Biaggio Piovasco di Rondò

Biaggio Piovasco di Rondò (bee-AHJ-jee-oh), Cosimo’s brother, eight years old at the outset of the action. He narrates the tales of Cosimo’s extraordinary life. Though at first regarded by Cosimo as weak because of his failure to resist their father, Biaggio is a close friend and confidant to Cosimo. Biaggio takes his brother food and supplies when needed and keeps Cosimo informed of events that Cosimo cannot observe. Throughout the narrative, Biaggio maintains an attitude of wonder and awe at his brother’s exploits.

Violante (Viola) Ondariva

Violante (Viola) Ondariva (veeoh-LAHN-teh on-dah-REE-vah), a neighbor to the Piovasco family and member of the rival Ondariva family, which has claim to some of the same lands as the Piovasco family. Approximately Cosimo’s age, Viola is attractive, blonde, capricious, and independent. She meets Cosimo shortly after he enters the trees, when she is swinging in her garden and he greets her from a tree. She attracts Cosimo immediately with her teasing coyness and the fact that she is a member of the family his father has declared as sworn enemies. She occasionally assists a youthful gang of fruit thieves, who know her as Sinforosa, by alerting them to the location of ripe fruit and sending them an alarm when danger is near. At every chance, Cosimo attempts to impress her; according to Biaggio, this is partly to demonstrate to her his strong will. Later, after being widowed, Viola becomes Cosimo’s lover.

Arminio Piovasco di Rondò

Arminio Piovasco di Rondò (ahr-MEE-nee-oh), the baron of Ombrosa and father of Cosimo, Biaggio, and Battista. A dreamer aspiring unrealistically to higher nobility, Arminio dresses in a powdered wig and formal French court attire, in the outdated style of Louis XIV. His response to the turbulence of his age is that of a reactionary, attempting to regain a lapsed dukedom. His otherwise harmless pretensions disgust Cosimo, whose first impulse to live in the trees is an act of rebellion against his father’s authority. Arminio’s principal reaction to his eldest son’s rebellion is to become too embarrassed to go out or to face his friends among the nobility.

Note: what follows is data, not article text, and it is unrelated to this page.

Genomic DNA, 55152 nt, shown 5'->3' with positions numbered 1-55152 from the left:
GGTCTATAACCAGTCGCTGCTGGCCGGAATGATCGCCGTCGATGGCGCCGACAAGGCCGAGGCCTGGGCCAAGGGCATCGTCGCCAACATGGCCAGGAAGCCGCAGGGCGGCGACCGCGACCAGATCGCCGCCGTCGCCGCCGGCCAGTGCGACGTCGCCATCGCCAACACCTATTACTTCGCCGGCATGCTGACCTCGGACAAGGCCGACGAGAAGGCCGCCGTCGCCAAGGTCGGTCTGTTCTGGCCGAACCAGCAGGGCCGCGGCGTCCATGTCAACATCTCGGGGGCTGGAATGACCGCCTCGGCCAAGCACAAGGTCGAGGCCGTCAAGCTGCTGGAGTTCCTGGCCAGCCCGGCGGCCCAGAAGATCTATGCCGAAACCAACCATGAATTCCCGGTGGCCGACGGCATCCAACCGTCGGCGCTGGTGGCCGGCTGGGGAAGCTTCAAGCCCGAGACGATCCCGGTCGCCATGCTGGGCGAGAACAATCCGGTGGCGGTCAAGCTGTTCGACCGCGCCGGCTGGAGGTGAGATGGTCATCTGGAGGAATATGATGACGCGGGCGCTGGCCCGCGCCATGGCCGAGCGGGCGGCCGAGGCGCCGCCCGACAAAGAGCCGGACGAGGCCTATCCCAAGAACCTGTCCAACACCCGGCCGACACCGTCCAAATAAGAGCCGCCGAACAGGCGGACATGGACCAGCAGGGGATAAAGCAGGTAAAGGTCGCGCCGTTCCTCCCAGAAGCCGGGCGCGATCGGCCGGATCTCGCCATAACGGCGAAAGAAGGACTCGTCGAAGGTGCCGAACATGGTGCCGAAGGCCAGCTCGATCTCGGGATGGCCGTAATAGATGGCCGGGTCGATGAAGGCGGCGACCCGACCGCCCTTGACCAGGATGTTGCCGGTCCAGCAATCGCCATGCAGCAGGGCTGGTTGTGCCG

Corradino di Rondò

Corradino di Rondò (kohr-rah-DEE-noh), formerly Konradine von Kurtewitz and also called

the Generalessa

the Generalessa, the wife of Arminio and mother of Cosimo, Biaggio, and Battista. She is called the Generalessa by her children because of her martial bearing and her preoccupation with military matters, which she learned from her father, a general who had commanded Empress Maria Theresa’s troops and took his daughter with him from camp to camp. the Generalessa is domineering and strict but protective of her children. Like her husband, she is absentminded in rearing her children, so that her sons grow up left to their own devices, enjoying much freedom. With Cosimo, she is solicitous and caring. She is one of the first to accept Cosimo’s decision to live in the trees.

Battista di Rondò